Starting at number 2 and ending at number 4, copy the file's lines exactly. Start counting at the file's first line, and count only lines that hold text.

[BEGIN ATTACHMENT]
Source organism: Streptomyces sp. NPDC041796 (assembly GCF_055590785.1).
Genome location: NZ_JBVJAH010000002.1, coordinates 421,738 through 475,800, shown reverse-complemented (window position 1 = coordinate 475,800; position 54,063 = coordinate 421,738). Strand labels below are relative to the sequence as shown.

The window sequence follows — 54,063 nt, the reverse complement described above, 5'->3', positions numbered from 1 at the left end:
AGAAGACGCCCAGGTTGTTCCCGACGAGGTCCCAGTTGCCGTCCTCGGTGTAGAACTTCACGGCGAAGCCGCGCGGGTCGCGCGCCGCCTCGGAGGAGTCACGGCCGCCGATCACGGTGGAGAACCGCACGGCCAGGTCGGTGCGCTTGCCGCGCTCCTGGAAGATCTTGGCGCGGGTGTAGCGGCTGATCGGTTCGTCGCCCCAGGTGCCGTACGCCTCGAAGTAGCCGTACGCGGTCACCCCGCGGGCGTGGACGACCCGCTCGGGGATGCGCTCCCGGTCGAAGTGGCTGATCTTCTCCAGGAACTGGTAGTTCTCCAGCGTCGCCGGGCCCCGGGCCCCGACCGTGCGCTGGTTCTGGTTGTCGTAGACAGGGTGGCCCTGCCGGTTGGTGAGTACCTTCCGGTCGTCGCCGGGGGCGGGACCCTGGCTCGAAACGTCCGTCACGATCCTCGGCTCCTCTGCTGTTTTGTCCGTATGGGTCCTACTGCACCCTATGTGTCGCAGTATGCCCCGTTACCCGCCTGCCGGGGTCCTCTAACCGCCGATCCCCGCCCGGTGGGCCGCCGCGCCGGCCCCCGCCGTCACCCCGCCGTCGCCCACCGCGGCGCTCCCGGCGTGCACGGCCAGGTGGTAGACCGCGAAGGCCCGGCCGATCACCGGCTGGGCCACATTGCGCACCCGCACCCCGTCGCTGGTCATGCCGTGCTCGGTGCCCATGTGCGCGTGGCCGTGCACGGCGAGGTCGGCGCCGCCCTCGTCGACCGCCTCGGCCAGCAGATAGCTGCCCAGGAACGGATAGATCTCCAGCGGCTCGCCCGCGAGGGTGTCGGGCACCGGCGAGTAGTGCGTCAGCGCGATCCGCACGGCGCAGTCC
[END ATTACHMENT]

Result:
Genome location: NZ_JBVJAH010000002.1, coordinates 421,738 through 475,800, shown reverse-complemented (window position 1 = coordinate 475,800; position 54,063 = coordinate 421,738). Strand labels below are relative to the sequence as shown.

The window sequence follows — 54,063 nt, the reverse complement described above, 5'->3', positions numbered from 1 at the left end:
AGAAGACGCCCAGGTTGTTCCCGACGAGGTCCCAGTTGCCGTCCTCGGTGTAGAACTTCACGGCGAAGCCGCGCGGGTCGCGCGCCGCCTCGGAGGAGTCACGGCCGCCGATCACGGTGGAGAACCGCACGGCCAGGTCGGTGCGCTTGCCGCGCTCCTGGAAGATCTTGGCGCGGGTGTAGCGGCTGATCGGTTCGTCGCCCCAGGTGCCGTACGCCTCGAAGTAGCCGTACGCGGTCACCCCGCGGGCGTGGACGACCCGCTCGGGGATGCGCTCCCGGTCGAAGTGGCTGATCTTCTCCAGGAACTGGTAGTTCTCCAGCGTCGCCGGGCCCCGGGCCCCGACCGTGCGCTGGTTCTGGTTGTCGTAGACAGGGTGGCCCTGCCGGTTGGTGAGTACCTTCCGGTCGTCGCCGGGGGCGGGACCCTGGCTCGAAACGTCCGTCACGATCCTCGGCTCCTCTGCTGTTTTGTCCGTATGGGTCCTACTGCACCCTATGTGTCGCAGTATGCCCCGTTACCCGCCTGCCGGGGTCCTCTAACCGCCGATCCCCGCCCGGTGGGCCGCCGCGCCGGCCCCCGCCGTCACCCCGCCGTCGCCCACCGCGGCGCTCCCGGCGTGCACGGCCAGGTGGTAGACCGCGAAGGCCCGGCCGATCACCGGCTGGGCCACATTGCGCACCCGCACCCCGTCGCTGGTCATGCCGTGCTCGGTGCCCATGTGCGCGTGGCCGTGCACGGCGAGGTCGGCGCCGCCCTCGTCGACCGCCTCGGCCAGCAGATAGCTGCCCAGGAACGGATAGATCTCCAGCGGCTCGCCCGCGAGGGTGTCGGGCACCGGCGAGTAGTGCGTCAGCGCGATCCGCACGGCGCAGTCC